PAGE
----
I’m not a huge follower of the Microsoft borg, and certainly not a fan. And it’s not news to anyone reading this that Microsoft has been something of a paper tiger over the past decade. However, one thing that I’ve noticed about Microsoft over the years is that it’s a company that doesn’t stop trying, and it’s a company that can be surprisingly nimble when its life depends on it. I remember Microsoft trying to figure out how to package Internet services with Windows back in the early ’90s. There were four successive strategies, within a period of about eight months, until Microsoft finally hit upon the right one, which was bundling Internet capability with the operating system. You might say that bundling Internet with Windows was the obvious right choice, and it should have done that first. Yeah, but it didn’t, and hindsight is always 20/20.

Here’s what I learned: Unlike many large companies, Microsoft realized it had made a mistake, fixed it, and kept fixing it until it got it right. Would AT&T do that? Would Oracle do that? Hey, would Apple do that? (Before you answer that last question, just contemplate the word “antenna” for a few minutes.)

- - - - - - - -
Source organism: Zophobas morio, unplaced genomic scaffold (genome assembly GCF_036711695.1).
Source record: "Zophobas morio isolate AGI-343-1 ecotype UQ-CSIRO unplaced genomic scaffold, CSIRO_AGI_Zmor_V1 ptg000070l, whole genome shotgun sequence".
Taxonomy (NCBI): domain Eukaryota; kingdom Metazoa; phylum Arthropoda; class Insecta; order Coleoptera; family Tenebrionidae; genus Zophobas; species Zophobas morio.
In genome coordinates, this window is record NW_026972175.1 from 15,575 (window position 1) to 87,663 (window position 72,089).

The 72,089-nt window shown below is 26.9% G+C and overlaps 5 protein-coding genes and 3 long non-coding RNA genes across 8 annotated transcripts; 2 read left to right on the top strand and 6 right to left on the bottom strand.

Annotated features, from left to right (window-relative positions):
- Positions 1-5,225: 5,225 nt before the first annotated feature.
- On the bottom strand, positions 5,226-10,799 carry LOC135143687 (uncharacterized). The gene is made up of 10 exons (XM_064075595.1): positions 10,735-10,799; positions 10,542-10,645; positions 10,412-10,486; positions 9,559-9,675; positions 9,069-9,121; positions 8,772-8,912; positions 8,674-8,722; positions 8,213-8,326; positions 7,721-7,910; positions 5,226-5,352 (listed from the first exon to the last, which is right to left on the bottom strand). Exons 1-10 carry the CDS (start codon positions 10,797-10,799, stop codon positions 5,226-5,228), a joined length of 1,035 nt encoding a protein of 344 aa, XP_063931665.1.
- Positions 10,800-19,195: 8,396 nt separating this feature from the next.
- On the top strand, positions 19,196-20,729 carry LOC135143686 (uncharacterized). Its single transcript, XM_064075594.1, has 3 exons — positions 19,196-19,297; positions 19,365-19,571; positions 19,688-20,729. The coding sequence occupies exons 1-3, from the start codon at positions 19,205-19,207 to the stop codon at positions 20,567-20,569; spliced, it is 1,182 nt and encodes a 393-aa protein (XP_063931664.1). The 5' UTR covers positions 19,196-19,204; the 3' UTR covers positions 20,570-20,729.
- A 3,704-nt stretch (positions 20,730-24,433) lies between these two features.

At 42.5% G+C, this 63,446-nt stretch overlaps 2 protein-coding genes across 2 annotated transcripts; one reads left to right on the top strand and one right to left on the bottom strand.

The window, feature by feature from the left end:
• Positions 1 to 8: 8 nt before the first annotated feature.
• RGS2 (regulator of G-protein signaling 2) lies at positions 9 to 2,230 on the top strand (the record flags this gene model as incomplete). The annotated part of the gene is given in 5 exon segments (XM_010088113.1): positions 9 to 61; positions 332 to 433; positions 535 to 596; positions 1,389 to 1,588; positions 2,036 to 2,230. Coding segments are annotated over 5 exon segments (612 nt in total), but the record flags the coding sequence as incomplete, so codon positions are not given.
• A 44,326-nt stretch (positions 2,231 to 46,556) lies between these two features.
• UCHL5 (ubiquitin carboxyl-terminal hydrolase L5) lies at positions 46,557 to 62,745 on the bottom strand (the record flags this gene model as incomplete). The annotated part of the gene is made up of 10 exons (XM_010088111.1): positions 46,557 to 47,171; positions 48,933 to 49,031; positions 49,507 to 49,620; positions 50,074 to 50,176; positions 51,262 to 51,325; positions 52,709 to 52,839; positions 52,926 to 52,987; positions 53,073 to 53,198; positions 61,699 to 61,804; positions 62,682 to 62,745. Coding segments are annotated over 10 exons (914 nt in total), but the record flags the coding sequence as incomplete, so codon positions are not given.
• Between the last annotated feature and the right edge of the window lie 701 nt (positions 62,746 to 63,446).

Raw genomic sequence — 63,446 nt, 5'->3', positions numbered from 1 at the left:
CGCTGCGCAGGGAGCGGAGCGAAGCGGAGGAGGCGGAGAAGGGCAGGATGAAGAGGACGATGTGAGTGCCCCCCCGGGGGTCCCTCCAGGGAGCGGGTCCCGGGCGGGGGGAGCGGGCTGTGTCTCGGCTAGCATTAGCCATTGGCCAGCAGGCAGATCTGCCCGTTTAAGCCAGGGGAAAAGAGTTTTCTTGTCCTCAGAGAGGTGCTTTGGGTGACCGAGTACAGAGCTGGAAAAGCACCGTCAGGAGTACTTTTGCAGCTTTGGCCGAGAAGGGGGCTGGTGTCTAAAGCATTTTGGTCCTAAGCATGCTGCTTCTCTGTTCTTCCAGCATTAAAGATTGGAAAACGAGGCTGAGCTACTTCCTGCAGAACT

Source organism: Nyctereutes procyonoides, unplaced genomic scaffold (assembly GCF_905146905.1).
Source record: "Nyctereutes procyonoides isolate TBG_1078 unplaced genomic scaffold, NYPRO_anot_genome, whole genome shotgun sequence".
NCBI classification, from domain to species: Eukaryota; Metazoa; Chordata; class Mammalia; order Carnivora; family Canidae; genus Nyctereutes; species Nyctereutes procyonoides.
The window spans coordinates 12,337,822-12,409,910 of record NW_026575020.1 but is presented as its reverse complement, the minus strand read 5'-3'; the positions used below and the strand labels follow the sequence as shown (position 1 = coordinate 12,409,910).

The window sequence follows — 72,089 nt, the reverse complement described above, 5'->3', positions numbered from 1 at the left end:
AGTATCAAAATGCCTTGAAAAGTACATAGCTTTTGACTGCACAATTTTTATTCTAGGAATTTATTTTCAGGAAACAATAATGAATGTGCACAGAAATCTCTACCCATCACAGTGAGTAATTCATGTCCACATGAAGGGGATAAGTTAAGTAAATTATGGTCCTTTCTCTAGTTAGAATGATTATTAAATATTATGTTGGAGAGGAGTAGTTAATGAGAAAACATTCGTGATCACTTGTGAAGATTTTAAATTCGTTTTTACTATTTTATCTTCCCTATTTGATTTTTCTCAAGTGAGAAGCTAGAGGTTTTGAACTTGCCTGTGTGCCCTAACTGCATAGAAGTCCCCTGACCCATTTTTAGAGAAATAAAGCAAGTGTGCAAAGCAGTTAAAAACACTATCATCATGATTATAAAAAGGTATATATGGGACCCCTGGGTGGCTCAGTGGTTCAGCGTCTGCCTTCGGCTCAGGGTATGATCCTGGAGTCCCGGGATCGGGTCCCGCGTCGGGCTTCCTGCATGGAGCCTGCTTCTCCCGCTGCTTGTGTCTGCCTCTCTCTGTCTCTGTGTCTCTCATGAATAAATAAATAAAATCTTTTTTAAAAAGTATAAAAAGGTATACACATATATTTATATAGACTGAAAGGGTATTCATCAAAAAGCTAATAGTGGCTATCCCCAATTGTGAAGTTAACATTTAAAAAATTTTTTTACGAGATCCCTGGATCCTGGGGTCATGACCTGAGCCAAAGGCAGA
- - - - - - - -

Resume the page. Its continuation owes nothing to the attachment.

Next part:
So it’s never wise to count Microsoft out. Starting with Windows 8, with a possibly revolutionary new interface design, continuing with the release of new Windows Mobile phones from Nokia, continuing to push more developers to Azure — this is clearly a big year. Microsoft has a lot to accomplish, or it’ll be relegated to the dustbin of cyberhistory. But counting Microsoft out is always a mistake. It’ll be back in the game.


The data train is chugging along. It’s going to keep chugging. We’re looking at a severe shortage of competent data scientists; the Hadoop space is becoming competitive, with Cloudera, Hortonworks, and MapR in the game, plus Oracle admitted that “big data” is important. Open source tools for working with streaming data are arriving (Storm and S4), and I expect that we’ll see more.